Search This Blog

Wednesday, June 3, 2015

Steve Reich, Music for 18 Musicians, Ensemble Signal

I think most serious students of musical minimalism when called upon to name only two works that best represented the first and central phase of the music would choose Terry Riley's In C and Steve Reich's Music for 18 Musicians. Those two, as attested by frequency of performances over the years and the recognized, inherently brilliant qualities of the music, best capture minimalism in its pulsating trance origins.

We have today a very beautiful new performance of Music for 18 Musicians (1974-76) by Ensemble Signal (Harmonia Mundi 907608). The first recording by Reich and his ensemble many years ago on ECM set the standard and there have been some good versions that followed, but Ensemble Signal shows you what can happen after a work has been thoroughly assimilated into the collective "mind" of the period. They may actually top the Reich version, which is saying much.

Ensemble Signal takes things at a nicely brisk pace, faster than the original and others that followed according to my naked ears. The music is the mature end-result of the years Reich spent studying traditional African music. His combination of genuinely moving rhythmic figures and melodically memorable material makes the work irresistibly compelling. The movement from section to section in a logical and very inventive framework gives the listener ever fresh possibilities while retaining momentum without pause. The ensemble writing for mallets, piano, winds, strings and wordless vocals is without peer. The work was a kind of beacon of the period. It set the stage for works that followed by both Reich and others that walked in his path.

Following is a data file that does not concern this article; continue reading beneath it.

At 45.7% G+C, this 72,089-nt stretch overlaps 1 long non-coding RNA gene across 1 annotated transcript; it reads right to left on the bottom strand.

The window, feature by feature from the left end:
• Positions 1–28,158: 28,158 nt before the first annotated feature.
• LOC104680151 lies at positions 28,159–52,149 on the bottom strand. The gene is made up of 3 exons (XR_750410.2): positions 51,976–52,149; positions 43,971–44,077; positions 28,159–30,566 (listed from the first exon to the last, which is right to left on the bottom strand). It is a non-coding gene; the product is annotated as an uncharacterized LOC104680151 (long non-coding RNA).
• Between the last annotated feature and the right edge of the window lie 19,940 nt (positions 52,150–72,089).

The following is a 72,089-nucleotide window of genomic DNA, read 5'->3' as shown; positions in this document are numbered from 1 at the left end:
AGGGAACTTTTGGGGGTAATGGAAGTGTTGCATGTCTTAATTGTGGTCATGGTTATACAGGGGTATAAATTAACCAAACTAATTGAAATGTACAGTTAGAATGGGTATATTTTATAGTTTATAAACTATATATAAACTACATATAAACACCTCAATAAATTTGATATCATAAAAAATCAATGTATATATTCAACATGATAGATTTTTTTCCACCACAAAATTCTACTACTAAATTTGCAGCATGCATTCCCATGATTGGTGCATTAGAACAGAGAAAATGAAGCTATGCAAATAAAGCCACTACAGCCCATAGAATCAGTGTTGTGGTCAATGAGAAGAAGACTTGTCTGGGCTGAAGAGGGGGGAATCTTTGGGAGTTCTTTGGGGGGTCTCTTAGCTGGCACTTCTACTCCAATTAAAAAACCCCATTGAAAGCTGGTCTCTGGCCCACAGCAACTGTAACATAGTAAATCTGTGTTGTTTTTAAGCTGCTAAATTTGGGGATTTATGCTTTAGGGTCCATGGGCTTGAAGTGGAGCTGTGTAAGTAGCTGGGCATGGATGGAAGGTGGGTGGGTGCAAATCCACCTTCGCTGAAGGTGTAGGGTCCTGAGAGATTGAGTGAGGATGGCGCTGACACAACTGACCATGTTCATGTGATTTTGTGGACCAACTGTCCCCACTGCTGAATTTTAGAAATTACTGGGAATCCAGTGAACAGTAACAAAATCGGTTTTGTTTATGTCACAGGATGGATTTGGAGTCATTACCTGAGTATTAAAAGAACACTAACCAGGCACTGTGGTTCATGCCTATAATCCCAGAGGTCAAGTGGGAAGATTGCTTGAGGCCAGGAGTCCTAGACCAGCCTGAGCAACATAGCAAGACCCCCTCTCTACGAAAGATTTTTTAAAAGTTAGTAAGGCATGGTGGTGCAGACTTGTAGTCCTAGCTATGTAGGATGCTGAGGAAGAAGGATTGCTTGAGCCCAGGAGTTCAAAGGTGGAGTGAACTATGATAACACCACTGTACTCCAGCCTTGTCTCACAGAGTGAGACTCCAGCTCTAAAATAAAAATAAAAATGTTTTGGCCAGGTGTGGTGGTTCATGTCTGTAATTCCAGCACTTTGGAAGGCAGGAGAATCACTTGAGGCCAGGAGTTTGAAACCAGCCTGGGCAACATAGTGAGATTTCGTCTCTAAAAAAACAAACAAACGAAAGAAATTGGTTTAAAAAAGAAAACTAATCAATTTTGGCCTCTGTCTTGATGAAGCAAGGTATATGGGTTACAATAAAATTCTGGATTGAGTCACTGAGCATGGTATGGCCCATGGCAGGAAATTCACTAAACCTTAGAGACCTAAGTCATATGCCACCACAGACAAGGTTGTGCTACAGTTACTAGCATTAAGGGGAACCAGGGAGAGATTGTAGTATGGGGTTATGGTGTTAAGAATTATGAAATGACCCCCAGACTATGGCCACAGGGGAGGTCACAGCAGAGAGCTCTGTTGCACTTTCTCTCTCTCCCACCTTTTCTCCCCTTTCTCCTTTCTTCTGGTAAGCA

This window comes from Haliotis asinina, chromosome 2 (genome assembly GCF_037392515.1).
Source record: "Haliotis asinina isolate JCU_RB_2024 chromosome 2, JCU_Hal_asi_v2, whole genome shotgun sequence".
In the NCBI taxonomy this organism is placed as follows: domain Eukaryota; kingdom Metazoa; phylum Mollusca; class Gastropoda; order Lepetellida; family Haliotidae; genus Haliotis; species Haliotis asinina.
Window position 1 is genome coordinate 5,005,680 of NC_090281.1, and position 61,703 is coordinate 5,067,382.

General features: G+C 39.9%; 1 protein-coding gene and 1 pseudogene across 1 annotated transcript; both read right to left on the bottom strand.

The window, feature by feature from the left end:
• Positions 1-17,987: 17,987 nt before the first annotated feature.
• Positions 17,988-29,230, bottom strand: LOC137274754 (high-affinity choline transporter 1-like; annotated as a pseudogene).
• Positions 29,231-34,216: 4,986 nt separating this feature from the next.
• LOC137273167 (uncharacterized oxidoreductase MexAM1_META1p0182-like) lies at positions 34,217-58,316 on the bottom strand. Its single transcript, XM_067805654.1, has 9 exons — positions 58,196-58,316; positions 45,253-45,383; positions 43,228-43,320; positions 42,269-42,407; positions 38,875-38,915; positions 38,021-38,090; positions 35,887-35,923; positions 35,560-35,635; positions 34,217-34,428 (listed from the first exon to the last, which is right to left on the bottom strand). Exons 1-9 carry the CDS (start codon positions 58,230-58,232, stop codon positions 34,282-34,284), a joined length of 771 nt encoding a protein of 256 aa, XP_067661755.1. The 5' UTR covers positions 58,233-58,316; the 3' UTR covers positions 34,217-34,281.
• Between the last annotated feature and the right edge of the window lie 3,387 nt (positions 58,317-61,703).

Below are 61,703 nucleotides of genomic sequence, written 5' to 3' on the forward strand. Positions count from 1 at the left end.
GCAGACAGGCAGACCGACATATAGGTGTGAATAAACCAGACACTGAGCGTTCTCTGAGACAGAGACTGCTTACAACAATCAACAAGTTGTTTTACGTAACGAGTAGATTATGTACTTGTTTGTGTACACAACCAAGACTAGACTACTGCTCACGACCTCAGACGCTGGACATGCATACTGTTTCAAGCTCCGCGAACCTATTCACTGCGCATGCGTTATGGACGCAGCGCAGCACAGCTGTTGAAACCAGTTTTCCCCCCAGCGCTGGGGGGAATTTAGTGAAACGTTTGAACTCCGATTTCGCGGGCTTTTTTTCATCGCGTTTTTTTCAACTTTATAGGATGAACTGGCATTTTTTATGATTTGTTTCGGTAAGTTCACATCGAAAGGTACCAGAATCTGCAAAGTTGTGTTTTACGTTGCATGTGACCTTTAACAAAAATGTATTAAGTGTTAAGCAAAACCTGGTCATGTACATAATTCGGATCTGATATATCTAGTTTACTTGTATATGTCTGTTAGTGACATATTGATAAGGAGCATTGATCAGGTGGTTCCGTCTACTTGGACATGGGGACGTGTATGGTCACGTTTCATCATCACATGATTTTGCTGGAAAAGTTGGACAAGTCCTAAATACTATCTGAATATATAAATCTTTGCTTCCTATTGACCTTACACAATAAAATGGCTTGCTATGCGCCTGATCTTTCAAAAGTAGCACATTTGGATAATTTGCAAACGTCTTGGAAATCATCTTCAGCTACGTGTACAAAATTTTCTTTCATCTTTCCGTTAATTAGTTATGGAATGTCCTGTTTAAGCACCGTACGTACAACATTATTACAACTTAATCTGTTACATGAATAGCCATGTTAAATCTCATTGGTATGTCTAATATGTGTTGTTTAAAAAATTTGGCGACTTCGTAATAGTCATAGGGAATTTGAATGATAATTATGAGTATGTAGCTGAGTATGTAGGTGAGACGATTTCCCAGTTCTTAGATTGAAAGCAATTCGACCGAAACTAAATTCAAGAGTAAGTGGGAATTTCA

Ensemble Signal handles it all adroitly. At first hearing I thought the mallets were slightly low in the balance, but in subsequent hearings that impression vanished and now I hear it as the well-blended composite that it is. They understand the balance between rhythmic thrust and melodic definition and give us a rendition that is superb, with the contours crisp and filled with the sort of elevated lyricism that Reich had in mind.

If you are a fanatic on this piece, as I am, you will welcome this version wholeheartedly. If for some reason you never heard the work, this is undoubtedly the one I would recommend you get, at least for starters. A seminal work of our time that all need to hear!

No comments:

Post a Comment